“Metrocare strives to erase the stigma of mental health challenges, provide services to those in need, and educate our community on how to help themselves or a loved one. This year, Metrocare will provide services to over 52,000 adults and children throughout Dallas County. 

“One of the ways that Metrocare educates the community on mental health challenges, is through our fundraising efforts and annual luncheon – ‘Meal for the Minds.’ Metrocare is excited to share that the ‘2016 Meal for the Minds’ luncheon event is being presented by Cohen Veterans Network.  In 2015, Cohen Veterans Network selected Metrocare to be part of its national network of high-quality mental health clinics, working to ensure that every veteran and their family members are able to obtain free and effective mental health care.

“Transitioning from military to civilian life is challenging for many veterans and their families. ‘Going from a war zone in service time to civilian life – these are very different things. Metrocare is committed to helping adults and children who are transitioning to life in North Texas after life in the military.’

“Through the generosity of Steven A. Cohen and the Cohen Veterans Network, we are able to serve veterans and their families at no cost. The Steven A. Cohen Military Family Clinic at Metrocare opened in May 2016.

“As part of Metrocare’s partnership with Cohen Veterans Network, this year’s keynote speaker at Meal for the Minds is Medal of Honor Recipient and Former U.S. Army Staff Sergeant Ryan Pitts. In 2014, Ryan Pitts was awarded the Medal of Honor for actions in Afghanistan in 2008. Pitts’ courage, steadfast commitment to his defense unit, and ability to fight while seriously wounded prevented the enemy from capturing fallen American soldiers.

“The ‘2016 Meal for the Minds’ luncheon will be held Thursday, September 29, at the Hilton Anatole Hotel. The silent auction begins at 11:00 a.m. and the lunch program begins at 11:45 a.m.  Individual tickets for the luncheon are $150 each and sponsorship opportunities begin at $1,500. For tickets or sponsor information, please visit our website at www.metrocareservies.org/events. For questions, contact Tameka Y. Cass at 214.743.1220 or email [email protected].

“We hope you can join us!”

* Photo provided by Metrocare

JUST IN: 2016 AT&T Byron Nelson Scores $5.8M For Momentous Institute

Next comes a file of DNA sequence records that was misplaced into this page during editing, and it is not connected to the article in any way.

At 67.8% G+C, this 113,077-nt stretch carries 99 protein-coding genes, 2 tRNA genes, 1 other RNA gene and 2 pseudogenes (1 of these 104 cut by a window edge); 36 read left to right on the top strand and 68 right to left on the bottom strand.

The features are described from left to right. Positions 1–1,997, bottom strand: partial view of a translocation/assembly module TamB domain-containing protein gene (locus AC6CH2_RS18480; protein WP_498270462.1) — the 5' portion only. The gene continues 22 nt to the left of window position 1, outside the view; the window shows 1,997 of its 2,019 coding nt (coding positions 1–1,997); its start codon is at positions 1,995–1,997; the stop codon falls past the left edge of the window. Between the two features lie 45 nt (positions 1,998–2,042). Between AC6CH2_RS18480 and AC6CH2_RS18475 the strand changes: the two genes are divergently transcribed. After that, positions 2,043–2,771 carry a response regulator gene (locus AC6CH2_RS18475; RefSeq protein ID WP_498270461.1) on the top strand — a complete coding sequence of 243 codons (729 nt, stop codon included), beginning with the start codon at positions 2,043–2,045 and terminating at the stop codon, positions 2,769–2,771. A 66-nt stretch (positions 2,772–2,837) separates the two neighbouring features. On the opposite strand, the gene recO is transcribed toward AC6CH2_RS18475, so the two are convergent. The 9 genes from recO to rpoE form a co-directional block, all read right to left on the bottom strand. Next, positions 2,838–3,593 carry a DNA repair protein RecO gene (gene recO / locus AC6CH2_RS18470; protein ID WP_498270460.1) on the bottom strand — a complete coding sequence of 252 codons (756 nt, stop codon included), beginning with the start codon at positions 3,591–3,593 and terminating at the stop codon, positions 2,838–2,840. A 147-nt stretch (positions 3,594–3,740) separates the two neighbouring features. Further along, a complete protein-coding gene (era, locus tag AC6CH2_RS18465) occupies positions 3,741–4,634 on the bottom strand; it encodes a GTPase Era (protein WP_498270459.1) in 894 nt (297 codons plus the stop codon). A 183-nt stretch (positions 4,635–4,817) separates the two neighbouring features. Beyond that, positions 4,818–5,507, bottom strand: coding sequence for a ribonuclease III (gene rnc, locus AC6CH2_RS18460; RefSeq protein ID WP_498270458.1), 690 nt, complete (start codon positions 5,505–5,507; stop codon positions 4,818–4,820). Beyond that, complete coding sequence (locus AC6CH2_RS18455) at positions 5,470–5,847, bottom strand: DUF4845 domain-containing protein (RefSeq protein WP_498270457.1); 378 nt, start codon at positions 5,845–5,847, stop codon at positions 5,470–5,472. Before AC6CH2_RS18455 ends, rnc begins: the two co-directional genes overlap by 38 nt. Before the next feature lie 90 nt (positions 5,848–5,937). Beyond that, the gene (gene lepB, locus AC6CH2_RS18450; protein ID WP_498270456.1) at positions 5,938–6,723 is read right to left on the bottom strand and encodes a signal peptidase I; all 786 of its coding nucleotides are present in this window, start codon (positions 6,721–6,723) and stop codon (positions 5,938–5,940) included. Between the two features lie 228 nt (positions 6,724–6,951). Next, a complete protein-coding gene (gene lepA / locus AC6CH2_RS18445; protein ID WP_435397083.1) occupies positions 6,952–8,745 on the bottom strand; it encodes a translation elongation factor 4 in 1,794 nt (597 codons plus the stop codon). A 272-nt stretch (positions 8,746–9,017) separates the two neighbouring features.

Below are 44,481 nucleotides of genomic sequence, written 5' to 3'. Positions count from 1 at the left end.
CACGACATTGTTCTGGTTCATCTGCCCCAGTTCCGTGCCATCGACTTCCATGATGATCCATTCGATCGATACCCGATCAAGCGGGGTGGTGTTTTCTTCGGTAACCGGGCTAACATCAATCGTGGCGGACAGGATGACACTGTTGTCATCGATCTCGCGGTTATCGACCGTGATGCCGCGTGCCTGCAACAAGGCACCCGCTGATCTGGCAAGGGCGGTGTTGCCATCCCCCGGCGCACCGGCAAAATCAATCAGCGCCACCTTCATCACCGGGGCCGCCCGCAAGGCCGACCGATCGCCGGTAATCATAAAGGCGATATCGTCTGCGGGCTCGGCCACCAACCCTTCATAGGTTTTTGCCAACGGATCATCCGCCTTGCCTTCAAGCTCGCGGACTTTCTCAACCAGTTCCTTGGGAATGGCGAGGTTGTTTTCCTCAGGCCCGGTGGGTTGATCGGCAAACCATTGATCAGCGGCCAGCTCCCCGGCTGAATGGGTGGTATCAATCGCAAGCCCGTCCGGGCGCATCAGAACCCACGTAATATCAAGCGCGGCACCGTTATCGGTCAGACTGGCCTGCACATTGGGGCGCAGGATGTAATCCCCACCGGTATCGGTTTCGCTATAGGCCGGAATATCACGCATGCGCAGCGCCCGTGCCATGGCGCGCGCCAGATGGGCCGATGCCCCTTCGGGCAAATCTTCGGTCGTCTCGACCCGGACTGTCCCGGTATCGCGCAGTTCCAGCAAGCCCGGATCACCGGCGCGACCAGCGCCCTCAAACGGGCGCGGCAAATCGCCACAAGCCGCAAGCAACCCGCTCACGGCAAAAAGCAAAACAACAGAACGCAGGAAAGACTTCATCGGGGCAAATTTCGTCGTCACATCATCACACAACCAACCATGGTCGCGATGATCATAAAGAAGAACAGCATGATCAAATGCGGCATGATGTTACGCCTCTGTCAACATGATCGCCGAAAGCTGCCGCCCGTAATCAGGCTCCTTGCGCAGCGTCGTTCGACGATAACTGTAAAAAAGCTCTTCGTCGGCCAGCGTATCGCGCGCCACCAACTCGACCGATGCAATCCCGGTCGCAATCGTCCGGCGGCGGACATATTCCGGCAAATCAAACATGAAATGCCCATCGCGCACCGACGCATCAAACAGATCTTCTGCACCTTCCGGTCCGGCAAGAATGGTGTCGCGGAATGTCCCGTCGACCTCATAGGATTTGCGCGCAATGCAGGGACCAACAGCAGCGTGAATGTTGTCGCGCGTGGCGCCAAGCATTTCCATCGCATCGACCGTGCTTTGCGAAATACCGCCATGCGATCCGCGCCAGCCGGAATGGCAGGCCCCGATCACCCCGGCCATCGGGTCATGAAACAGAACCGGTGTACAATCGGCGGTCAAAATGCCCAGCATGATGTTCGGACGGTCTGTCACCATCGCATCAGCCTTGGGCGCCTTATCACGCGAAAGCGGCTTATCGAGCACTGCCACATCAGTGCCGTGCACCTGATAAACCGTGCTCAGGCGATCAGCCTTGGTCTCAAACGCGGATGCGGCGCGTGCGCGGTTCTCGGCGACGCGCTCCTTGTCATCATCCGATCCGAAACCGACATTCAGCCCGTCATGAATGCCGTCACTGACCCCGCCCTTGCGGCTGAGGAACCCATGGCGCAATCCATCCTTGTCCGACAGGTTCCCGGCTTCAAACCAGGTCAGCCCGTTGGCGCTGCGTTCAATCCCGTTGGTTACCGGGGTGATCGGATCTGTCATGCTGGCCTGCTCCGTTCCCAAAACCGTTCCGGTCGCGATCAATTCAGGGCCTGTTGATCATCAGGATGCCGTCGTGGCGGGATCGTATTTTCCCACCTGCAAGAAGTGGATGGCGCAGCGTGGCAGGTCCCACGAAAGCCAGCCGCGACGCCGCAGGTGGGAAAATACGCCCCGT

It seems like ages ago that the players were on the course for the 48-year-old AT&T Byron Nelson in May. But in the months since the PGA tournament at the Four Seasons Resort, the calculators have been treated like abused punching bags and with good reason.

Today the Salesmanship Club Charitable Golf of Dallas reported the amount of money that would benefit its Momentous Institute. The amount is way too big to print even on a Big Tex-type check. Ready to be impressed? The net results of the tournament was $5.8M.

Of course, the boys in red pants are all smiles.

According to 2016 Tournament Chair Tim Marron, “We are incredibly grateful to our title sponsor, AT&T, and our partners who helped make this another successful year for our tournament and, ultimately, for Momentous Institute. It is humbling to see the results of everyone’s hard work come together to benefit our Club’s longstanding mission to change kids’ lives.”

BTW, don’t go confusing Momentous Institute with Café Momentum. While they’re both very amazing programs for youngsters, the Institute “serves more than 6,000 kids and family members” by providing emotional and education support.

Momentous Institute Board Chair Guy Kerr explained, “The proceeds from this tournament yield a lifetime of change for the kids and families we serve through Momentous Institute. Every person who has a hand in making this tournament a success is part of a larger effort to ensure that more kids and family members have access to the mental health and education services they need.”

In the meantime, start thinking what you’re gonna wear for the 2017 AT&T Byron Nelson at the Four Seasons Resort. It will take place in 262 days from Monday, May 15 thru Sunday, May 21.